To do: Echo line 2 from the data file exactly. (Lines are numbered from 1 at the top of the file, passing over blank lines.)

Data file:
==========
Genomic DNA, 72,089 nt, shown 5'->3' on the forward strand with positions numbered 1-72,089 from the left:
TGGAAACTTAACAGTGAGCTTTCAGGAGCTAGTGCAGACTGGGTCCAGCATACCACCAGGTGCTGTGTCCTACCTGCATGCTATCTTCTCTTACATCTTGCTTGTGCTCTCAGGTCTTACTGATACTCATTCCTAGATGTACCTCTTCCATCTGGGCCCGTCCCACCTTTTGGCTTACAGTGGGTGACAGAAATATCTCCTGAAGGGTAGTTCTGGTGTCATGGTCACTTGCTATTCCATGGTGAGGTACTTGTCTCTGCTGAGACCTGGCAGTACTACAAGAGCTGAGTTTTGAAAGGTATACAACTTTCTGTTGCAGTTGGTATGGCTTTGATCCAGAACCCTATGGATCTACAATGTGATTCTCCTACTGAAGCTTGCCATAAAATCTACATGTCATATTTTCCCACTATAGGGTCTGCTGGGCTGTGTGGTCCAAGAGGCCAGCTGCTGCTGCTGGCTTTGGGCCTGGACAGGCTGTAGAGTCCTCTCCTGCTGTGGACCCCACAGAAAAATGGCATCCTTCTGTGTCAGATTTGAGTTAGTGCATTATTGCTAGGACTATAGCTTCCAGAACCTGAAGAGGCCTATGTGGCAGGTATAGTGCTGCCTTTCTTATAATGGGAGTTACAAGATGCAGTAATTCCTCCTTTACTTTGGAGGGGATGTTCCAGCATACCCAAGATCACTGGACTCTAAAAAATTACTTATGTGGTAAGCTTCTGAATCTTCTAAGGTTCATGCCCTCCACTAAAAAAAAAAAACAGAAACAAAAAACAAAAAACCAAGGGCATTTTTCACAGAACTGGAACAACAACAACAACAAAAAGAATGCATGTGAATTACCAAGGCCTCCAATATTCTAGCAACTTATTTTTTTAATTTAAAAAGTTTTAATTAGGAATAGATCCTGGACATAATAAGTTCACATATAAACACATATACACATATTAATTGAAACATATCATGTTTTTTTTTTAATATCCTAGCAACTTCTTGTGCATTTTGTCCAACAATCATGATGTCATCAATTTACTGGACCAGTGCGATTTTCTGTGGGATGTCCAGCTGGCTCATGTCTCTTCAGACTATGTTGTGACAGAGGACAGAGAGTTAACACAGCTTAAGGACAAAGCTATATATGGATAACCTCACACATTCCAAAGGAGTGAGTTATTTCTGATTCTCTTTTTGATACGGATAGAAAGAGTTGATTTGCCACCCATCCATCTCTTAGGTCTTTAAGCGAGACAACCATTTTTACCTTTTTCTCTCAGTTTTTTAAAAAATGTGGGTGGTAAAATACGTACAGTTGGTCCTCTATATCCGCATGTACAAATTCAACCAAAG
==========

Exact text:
TGGAAACTTAACAGTGAGCTTTCAGGAGCTAGTGCAGACTGGGTCCAGCATACCACCAGGTGCTGTGTCCTACCTGCATGCTATCTTCTCTTACATCTTGCTTGTGCTCTCAGGTCTTACTGATACTCATTCCTAGATGTACCTCTTCCATCTGGGCCCGTCCCACCTTTTGGCTTACAGTGGGTGACAGAAATATCTCCTGAAGGGTAGTTCTGGTGTCATGGTCACTTGCTATTCCATGGTGAGGTACTTGTCTCTGCTGAGACCTGGCAGTACTACAAGAGCTGAGTTTTGAAAGGTATACAACTTTCTGTTGCAGTTGGTATGGCTTTGATCCAGAACCCTATGGATCTACAATGTGATTCTCCTACTGAAGCTTGCCATAAAATCTACATGTCATATTTTCCCACTATAGGGTCTGCTGGGCTGTGTGGTCCAAGAGGCCAGCTGCTGCTGCTGGCTTTGGGCCTGGACAGGCTGTAGAGTCCTCTCCTGCTGTGGACCCCACAGAAAAATGGCATCCTTCTGTGTCAGATTTGAGTTAGTGCATTATTGCTAGGACTATAGCTTCCAGAACCTGAAGAGGCCTATGTGGCAGGTATAGTGCTGCCTTTCTTATAATGGGAGTTACAAGATGCAGTAATTCCTCCTTTACTTTGGAGGGGATGTTCCAGCATACCCAAGATCACTGGACTCTAAAAAATTACTTATGTGGTAAGCTTCTGAATCTTCTAAGGTTCATGCCCTCCACTAAAAAAAAAAAACAGAAACAAAAAACAAAAAACCAAGGGCATTTTTCACAGAACTGGAACAACAACAACAACAAAAAGAATGCATGTGAATTACCAAGGCCTCCAATATTCTAGCAACTTATTTTTTTAATTTAAAAAGTTTTAATTAGGAATAGATCCTGGACATAATAAGTTCACATATAAACACATATACACATATTAATTGAAACATATCATGTTTTTTTTTTAATATCCTAGCAACTTCTTGTGCATTTTGTCCAACAATCATGATGTCATCAATTTACTGGACCAGTGCGATTTTCTGTGGGATGTCCAGCTGGCTCATGTCTCTTCAGACTATGTTGTGACAGAGGACAGAGAGTTAACACAGCTTAAGGACAAAGCTATATATGGATAACCTCACACATTCCAAAGGAGTGAGTTATTTCTGATTCTCTTTTTGATACGGATAGAAAGAGTTGATTTGCCACCCATCCATCTCTTAGGTCTTTAAGCGAGACAACCATTTTTACCTTTTTCTCTCAGTTTTTTAAAAAATGTGGGTGGTAAAATACGTACAGTTGGTCCTCTATATCCGCATGTACAAATTCAACCAAAG